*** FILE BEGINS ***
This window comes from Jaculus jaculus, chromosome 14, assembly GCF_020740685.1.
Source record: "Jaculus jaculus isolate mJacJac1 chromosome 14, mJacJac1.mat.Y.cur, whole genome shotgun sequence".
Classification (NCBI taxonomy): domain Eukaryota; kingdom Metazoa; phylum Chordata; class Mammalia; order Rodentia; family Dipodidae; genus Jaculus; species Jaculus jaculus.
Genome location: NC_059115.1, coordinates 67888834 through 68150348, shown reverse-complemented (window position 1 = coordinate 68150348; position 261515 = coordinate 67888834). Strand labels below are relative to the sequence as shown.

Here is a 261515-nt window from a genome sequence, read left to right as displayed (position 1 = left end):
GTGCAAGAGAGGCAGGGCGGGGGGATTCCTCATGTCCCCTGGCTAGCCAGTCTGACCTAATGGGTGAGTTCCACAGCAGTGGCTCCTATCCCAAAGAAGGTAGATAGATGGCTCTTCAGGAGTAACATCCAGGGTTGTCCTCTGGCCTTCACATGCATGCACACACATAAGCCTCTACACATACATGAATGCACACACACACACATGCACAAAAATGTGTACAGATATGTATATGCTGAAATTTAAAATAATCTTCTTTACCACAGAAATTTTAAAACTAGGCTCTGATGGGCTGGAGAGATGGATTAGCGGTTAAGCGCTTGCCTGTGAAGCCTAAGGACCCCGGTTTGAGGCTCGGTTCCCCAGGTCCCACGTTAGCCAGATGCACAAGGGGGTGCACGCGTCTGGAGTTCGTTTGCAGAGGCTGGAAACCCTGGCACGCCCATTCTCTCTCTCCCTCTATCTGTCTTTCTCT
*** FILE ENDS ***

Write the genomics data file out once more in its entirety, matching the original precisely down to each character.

This window comes from Jaculus jaculus, chromosome 14, assembly GCF_020740685.1.
Source record: "Jaculus jaculus isolate mJacJac1 chromosome 14, mJacJac1.mat.Y.cur, whole genome shotgun sequence".
Classification (NCBI taxonomy): domain Eukaryota; kingdom Metazoa; phylum Chordata; class Mammalia; order Rodentia; family Dipodidae; genus Jaculus; species Jaculus jaculus.
Genome location: NC_059115.1, coordinates 67888834 through 68150348, shown reverse-complemented (window position 1 = coordinate 68150348; position 261515 = coordinate 67888834). Strand labels below are relative to the sequence as shown.

Here is a 261515-nt window from a genome sequence, read left to right as displayed (position 1 = left end):
GTGCAAGAGAGGCAGGGCGGGGGGATTCCTCATGTCCCCTGGCTAGCCAGTCTGACCTAATGGGTGAGTTCCACAGCAGTGGCTCCTATCCCAAAGAAGGTAGATAGATGGCTCTTCAGGAGTAACATCCAGGGTTGTCCTCTGGCCTTCACATGCATGCACACACATAAGCCTCTACACATACATGAATGCACACACACACACATGCACAAAAATGTGTACAGATATGTATATGCTGAAATTTAAAATAATCTTCTTTACCACAGAAATTTTAAAACTAGGCTCTGATGGGCTGGAGAGATGGATTAGCGGTTAAGCGCTTGCCTGTGAAGCCTAAGGACCCCGGTTTGAGGCTCGGTTCCCCAGGTCCCACGTTAGCCAGATGCACAAGGGGGTGCACGCGTCTGGAGTTCGTTTGCAGAGGCTGGAAACCCTGGCACGCCCATTCTCTCTCTCCCTCTATCTGTCTTTCTCT